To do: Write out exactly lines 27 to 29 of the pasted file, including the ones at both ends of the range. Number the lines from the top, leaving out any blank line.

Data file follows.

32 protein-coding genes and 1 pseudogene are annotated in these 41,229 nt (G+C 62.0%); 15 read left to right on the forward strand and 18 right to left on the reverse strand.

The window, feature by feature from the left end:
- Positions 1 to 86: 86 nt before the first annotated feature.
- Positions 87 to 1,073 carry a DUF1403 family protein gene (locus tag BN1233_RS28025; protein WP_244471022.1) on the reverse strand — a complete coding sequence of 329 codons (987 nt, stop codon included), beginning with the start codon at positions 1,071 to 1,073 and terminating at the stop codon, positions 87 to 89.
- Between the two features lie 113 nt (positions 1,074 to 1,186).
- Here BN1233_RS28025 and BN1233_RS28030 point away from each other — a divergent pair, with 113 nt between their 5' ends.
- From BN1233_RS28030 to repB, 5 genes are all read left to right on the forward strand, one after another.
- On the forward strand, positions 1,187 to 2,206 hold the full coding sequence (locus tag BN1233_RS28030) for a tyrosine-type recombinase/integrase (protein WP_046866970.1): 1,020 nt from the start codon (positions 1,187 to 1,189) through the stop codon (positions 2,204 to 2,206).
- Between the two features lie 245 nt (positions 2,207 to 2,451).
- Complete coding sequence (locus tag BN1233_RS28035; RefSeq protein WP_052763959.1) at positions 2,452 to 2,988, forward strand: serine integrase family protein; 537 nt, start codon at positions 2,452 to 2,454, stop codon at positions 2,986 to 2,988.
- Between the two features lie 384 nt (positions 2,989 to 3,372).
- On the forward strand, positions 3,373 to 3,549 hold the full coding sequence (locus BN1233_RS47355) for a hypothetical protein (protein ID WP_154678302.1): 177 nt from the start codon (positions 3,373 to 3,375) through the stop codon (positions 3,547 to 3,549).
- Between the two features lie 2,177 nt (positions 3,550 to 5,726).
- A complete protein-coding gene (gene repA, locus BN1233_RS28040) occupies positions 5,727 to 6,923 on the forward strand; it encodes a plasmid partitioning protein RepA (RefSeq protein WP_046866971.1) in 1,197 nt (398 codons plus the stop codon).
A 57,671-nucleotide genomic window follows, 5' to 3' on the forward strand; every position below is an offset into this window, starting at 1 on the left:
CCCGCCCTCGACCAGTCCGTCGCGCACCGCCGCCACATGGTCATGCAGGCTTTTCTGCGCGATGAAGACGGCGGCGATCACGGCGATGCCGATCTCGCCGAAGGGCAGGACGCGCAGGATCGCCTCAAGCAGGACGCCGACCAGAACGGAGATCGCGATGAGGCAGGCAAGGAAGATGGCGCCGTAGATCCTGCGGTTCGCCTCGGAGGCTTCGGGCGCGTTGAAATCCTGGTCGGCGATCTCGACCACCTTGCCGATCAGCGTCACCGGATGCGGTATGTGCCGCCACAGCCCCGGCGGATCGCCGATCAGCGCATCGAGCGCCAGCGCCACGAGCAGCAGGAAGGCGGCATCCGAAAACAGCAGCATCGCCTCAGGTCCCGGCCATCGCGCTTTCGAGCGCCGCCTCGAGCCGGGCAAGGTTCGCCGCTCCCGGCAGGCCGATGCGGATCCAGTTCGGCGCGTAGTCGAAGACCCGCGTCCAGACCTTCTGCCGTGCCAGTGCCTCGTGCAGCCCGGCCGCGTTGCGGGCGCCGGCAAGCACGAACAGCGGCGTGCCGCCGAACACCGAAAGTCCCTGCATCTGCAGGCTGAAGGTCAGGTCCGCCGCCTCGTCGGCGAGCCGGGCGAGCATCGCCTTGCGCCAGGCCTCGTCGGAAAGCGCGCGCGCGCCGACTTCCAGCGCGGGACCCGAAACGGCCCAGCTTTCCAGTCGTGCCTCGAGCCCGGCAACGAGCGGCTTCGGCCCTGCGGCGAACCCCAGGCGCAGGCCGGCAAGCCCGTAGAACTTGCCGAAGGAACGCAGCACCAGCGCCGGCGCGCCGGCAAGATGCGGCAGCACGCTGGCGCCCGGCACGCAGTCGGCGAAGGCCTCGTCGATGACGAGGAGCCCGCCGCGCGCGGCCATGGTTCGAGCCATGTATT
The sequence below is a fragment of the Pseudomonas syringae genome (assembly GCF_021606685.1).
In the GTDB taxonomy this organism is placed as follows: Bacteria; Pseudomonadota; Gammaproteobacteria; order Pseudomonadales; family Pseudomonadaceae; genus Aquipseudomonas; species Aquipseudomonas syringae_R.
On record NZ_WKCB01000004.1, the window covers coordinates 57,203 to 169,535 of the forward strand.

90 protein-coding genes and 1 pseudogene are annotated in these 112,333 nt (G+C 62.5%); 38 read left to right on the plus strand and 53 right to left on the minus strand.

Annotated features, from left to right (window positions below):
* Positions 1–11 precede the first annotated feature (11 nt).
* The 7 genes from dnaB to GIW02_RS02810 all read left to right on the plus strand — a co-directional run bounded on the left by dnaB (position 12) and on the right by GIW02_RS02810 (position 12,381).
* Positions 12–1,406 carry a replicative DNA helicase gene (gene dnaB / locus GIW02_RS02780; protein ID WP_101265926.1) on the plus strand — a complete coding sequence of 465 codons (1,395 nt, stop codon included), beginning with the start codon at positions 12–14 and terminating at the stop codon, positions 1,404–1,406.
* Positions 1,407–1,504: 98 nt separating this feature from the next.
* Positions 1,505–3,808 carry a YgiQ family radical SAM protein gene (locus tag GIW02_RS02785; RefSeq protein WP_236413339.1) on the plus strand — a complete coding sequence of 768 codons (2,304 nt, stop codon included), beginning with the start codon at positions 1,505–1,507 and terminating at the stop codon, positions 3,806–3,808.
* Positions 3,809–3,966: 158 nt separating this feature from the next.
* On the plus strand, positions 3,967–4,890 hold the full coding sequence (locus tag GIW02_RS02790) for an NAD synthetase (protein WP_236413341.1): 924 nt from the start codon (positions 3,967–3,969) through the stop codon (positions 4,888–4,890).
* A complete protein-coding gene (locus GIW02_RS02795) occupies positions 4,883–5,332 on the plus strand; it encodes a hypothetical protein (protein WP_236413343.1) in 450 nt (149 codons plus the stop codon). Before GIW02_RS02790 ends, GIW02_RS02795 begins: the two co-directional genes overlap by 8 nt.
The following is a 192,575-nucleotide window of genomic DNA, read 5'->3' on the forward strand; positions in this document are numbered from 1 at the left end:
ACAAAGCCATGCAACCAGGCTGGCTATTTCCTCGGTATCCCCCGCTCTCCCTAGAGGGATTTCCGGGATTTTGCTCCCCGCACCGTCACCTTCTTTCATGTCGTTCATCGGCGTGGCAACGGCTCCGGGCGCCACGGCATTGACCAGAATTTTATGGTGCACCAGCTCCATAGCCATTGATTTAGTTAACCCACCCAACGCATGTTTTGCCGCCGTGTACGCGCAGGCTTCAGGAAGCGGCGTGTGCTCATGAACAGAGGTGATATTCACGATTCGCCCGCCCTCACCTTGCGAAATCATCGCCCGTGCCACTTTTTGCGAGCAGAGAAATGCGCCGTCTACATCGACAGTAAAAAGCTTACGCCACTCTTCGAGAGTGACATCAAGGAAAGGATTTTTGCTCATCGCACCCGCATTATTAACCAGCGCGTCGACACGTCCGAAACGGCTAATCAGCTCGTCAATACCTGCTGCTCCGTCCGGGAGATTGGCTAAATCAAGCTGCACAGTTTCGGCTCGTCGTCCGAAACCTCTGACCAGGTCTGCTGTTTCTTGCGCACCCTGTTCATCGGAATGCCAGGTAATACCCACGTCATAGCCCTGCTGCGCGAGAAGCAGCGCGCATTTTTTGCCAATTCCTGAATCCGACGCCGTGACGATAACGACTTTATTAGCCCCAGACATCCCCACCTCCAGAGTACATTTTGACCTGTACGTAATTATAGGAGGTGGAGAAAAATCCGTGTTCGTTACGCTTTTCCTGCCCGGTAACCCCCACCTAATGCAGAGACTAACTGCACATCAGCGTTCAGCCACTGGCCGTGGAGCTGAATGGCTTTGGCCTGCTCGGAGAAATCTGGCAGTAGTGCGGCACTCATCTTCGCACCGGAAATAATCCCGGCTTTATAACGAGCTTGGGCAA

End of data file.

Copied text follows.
* Positions 3,809–3,966: 158 nt separating this feature from the next.
* On the plus strand, positions 3,967–4,890 hold the full coding sequence (locus tag GIW02_RS02790) for an NAD synthetase (protein WP_236413341.1): 924 nt from the start codon (positions 3,967–3,969) through the stop codon (positions 4,888–4,890).
* A complete protein-coding gene (locus GIW02_RS02795) occupies positions 4,883–5,332 on the plus strand; it encodes a hypothetical protein (protein WP_236413343.1) in 450 nt (149 codons plus the stop codon). Before GIW02_RS02790 ends, GIW02_RS02795 begins: the two co-directional genes overlap by 8 nt.